Pictured is the entrance between the auditorium building (left) and tower block (right) at the former Hokowhitu Campus. Note the blue, red, green stained glass feature next to the entrance, and the texture in the buildings' concrete faces.
The buildings will be torn down and replaced by a housing development before 2030.
~ Timeline of the campus:
Tertiary education came to Hokowhitu in 1959/1960 when the new Victoria University’s Palmerston North University College established an extramural centre at Caccia Birch. The homestead was used while the first campus buildings, notably Mataamua, were constructed.
In 1963, the college joined with Massey who eventually moved all extramural services to the Turitea campus across the river. In 1969, the Government decided that Mataamua and its outbuildings would be shared between the Manawatū Polytechnic and The Palmerston North Teachers College, which was previously on Princess Street. The institutions shared the campus during from the 70s until the 90s.
The campus’ Marae, Te Kupenga o te Mātauranga Marae, was planned as early as 1974, and construction was finished in 1980. This was the first Marae on any tertiary campus in the country. It was built on the site of a former Rangitane settlement / Pā.
Much of the remaining campus’ buildings were constructed in the 1970s, with the Tower Block opened in 1982. The teaching college moved into the Tower Block during this year, leaving only the Polytech in Mataamua. Both institutes shared other buildings.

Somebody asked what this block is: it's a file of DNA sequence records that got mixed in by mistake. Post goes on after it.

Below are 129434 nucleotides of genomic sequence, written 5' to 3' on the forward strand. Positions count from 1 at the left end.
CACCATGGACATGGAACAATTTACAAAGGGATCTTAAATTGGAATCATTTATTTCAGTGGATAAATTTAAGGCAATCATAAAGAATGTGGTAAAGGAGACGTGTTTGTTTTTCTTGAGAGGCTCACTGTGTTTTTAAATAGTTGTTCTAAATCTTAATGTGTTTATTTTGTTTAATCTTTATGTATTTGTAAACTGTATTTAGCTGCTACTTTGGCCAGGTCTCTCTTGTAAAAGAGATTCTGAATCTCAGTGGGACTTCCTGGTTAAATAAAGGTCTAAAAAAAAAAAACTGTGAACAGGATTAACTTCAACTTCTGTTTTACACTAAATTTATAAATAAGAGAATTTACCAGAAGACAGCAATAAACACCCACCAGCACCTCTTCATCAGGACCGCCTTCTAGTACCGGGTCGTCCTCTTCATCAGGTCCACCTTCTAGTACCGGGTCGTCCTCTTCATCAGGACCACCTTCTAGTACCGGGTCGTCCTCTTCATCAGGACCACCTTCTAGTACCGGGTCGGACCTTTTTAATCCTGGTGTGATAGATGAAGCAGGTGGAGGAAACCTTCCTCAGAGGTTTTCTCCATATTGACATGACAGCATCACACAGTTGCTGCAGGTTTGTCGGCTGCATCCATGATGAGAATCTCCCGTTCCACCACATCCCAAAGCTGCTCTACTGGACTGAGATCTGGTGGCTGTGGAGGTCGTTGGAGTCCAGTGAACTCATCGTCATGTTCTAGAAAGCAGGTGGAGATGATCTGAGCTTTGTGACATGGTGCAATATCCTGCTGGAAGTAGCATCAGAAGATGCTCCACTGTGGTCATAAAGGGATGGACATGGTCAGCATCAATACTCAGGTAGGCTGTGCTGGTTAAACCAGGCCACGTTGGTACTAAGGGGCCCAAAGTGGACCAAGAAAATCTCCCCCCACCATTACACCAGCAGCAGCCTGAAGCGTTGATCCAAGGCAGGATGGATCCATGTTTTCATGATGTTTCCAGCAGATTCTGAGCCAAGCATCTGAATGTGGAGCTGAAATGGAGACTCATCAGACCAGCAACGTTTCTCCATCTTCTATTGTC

The complex behind the Marae, called Te Haonui, was completed 1990. This provided students with Māori education opportunities.
In 1995, the Polytech began to move out of the campus due to the growing lack of space. They later become UCOL on Princess Street. Massey acquired the Teaching College in 1996, and renamed it the College of Education. The University refurbished the campus about this time.
Between 2008 and 2012, Massey shifted staff and students out of the Campus to the Turitea Campus. The Hokowhitu buildings were deemed highly earthquake prone during this time. The University sold the campus in 2016 to Wallace Development, who are turning it into a housing subdivision. The remaining campus buildings will be demolished by stage 3 of this subdivision.